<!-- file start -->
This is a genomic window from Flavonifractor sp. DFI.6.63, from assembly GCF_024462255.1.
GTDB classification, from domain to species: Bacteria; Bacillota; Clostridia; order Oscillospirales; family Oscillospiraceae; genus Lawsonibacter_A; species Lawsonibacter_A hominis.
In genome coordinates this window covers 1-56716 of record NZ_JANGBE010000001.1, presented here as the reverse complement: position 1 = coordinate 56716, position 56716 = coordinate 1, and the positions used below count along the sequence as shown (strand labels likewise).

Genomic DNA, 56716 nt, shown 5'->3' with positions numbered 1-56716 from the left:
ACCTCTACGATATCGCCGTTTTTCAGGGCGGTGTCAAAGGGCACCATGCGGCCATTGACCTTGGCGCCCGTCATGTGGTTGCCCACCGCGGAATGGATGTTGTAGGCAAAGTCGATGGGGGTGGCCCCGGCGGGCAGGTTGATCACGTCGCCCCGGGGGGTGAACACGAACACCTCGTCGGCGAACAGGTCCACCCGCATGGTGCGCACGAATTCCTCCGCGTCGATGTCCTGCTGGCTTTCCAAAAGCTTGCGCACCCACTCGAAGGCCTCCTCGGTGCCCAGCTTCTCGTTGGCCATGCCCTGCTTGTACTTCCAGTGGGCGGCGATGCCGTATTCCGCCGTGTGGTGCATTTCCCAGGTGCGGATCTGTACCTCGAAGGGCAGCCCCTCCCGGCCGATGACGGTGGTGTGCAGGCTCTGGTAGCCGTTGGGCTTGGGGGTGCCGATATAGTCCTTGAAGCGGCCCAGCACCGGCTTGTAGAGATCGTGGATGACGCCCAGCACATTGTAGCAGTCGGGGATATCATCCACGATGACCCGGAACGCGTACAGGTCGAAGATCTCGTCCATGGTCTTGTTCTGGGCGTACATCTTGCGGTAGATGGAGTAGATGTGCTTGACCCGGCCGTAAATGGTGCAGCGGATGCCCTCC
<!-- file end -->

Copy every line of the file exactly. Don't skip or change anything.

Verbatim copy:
This is a genomic window from Flavonifractor sp. DFI.6.63, from assembly GCF_024462255.1.
GTDB classification, from domain to species: Bacteria; Bacillota; Clostridia; order Oscillospirales; family Oscillospiraceae; genus Lawsonibacter_A; species Lawsonibacter_A hominis.
In genome coordinates this window covers 1-56716 of record NZ_JANGBE010000001.1, presented here as the reverse complement: position 1 = coordinate 56716, position 56716 = coordinate 1, and the positions used below count along the sequence as shown (strand labels likewise).

Genomic DNA, 56716 nt, shown 5'->3' with positions numbered 1-56716 from the left:
ACCTCTACGATATCGCCGTTTTTCAGGGCGGTGTCAAAGGGCACCATGCGGCCATTGACCTTGGCGCCCGTCATGTGGTTGCCCACCGCGGAATGGATGTTGTAGGCAAAGTCGATGGGGGTGGCCCCGGCGGGCAGGTTGATCACGTCGCCCCGGGGGGTGAACACGAACACCTCGTCGGCGAACAGGTCCACCCGCATGGTGCGCACGAATTCCTCCGCGTCGATGTCCTGCTGGCTTTCCAAAAGCTTGCGCACCCACTCGAAGGCCTCCTCGGTGCCCAGCTTCTCGTTGGCCATGCCCTGCTTGTACTTCCAGTGGGCGGCGATGCCGTATTCCGCCGTGTGGTGCATTTCCCAGGTGCGGATCTGTACCTCGAAGGGCAGCCCCTCCCGGCCGATGACGGTGGTGTGCAGGCTCTGGTAGCCGTTGGGCTTGGGGGTGCCGATATAGTCCTTGAAGCGGCCCAGCACCGGCTTGTAGAGATCGTGGATGACGCCCAGCACATTGTAGCAGTCGGGGATATCATCCACGATGACCCGGAACGCGTACAGGTCGAAGATCTCGTCCATGGTCTTGTTCTGGGCGTACATCTTGCGGTAGATGGAGTAGATGTGCTTGACCCGGCCGTAAATGGTGCAGCGGATGCCCTCC